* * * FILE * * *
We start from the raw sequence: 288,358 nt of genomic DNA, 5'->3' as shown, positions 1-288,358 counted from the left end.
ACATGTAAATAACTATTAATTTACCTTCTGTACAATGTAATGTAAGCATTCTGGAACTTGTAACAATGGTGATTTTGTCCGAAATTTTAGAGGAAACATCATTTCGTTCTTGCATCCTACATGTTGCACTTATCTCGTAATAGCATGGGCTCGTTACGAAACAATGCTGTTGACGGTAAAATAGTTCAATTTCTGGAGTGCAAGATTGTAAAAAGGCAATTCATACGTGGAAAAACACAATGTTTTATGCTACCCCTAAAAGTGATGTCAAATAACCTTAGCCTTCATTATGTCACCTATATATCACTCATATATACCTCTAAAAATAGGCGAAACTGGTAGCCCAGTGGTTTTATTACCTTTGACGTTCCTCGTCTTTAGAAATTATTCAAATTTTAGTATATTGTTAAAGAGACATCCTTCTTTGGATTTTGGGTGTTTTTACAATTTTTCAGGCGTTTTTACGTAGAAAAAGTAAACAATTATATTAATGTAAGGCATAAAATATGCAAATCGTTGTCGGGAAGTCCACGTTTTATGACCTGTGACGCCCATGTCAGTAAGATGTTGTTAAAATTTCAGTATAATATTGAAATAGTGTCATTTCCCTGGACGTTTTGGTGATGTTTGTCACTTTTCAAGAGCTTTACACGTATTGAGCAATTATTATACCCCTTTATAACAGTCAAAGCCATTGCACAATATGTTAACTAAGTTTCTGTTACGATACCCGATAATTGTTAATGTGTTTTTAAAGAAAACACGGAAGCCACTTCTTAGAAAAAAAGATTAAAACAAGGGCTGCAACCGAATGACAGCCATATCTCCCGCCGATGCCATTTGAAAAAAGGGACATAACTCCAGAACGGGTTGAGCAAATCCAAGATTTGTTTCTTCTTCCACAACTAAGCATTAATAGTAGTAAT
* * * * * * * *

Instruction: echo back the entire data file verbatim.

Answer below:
We start from the raw sequence: 288,358 nt of genomic DNA, 5'->3' as shown, positions 1-288,358 counted from the left end.
ACATGTAAATAACTATTAATTTACCTTCTGTACAATGTAATGTAAGCATTCTGGAACTTGTAACAATGGTGATTTTGTCCGAAATTTTAGAGGAAACATCATTTCGTTCTTGCATCCTACATGTTGCACTTATCTCGTAATAGCATGGGCTCGTTACGAAACAATGCTGTTGACGGTAAAATAGTTCAATTTCTGGAGTGCAAGATTGTAAAAAGGCAATTCATACGTGGAAAAACACAATGTTTTATGCTACCCCTAAAAGTGATGTCAAATAACCTTAGCCTTCATTATGTCACCTATATATCACTCATATATACCTCTAAAAATAGGCGAAACTGGTAGCCCAGTGGTTTTATTACCTTTGACGTTCCTCGTCTTTAGAAATTATTCAAATTTTAGTATATTGTTAAAGAGACATCCTTCTTTGGATTTTGGGTGTTTTTACAATTTTTCAGGCGTTTTTACGTAGAAAAAGTAAACAATTATATTAATGTAAGGCATAAAATATGCAAATCGTTGTCGGGAAGTCCACGTTTTATGACCTGTGACGCCCATGTCAGTAAGATGTTGTTAAAATTTCAGTATAATATTGAAATAGTGTCATTTCCCTGGACGTTTTGGTGATGTTTGTCACTTTTCAAGAGCTTTACACGTATTGAGCAATTATTATACCCCTTTATAACAGTCAAAGCCATTGCACAATATGTTAACTAAGTTTCTGTTACGATACCCGATAATTGTTAATGTGTTTTTAAAGAAAACACGGAAGCCACTTCTTAGAAAAAAAGATTAAAACAAGGGCTGCAACCGAATGACAGCCATATCTCCCGCCGATGCCATTTGAAAAAAGGGACATAACTCCAGAACGGGTTGAGCAAATCCAAGATTTGTTTCTTCTTCCACAACTAAGCATTAATAGTAGTAAT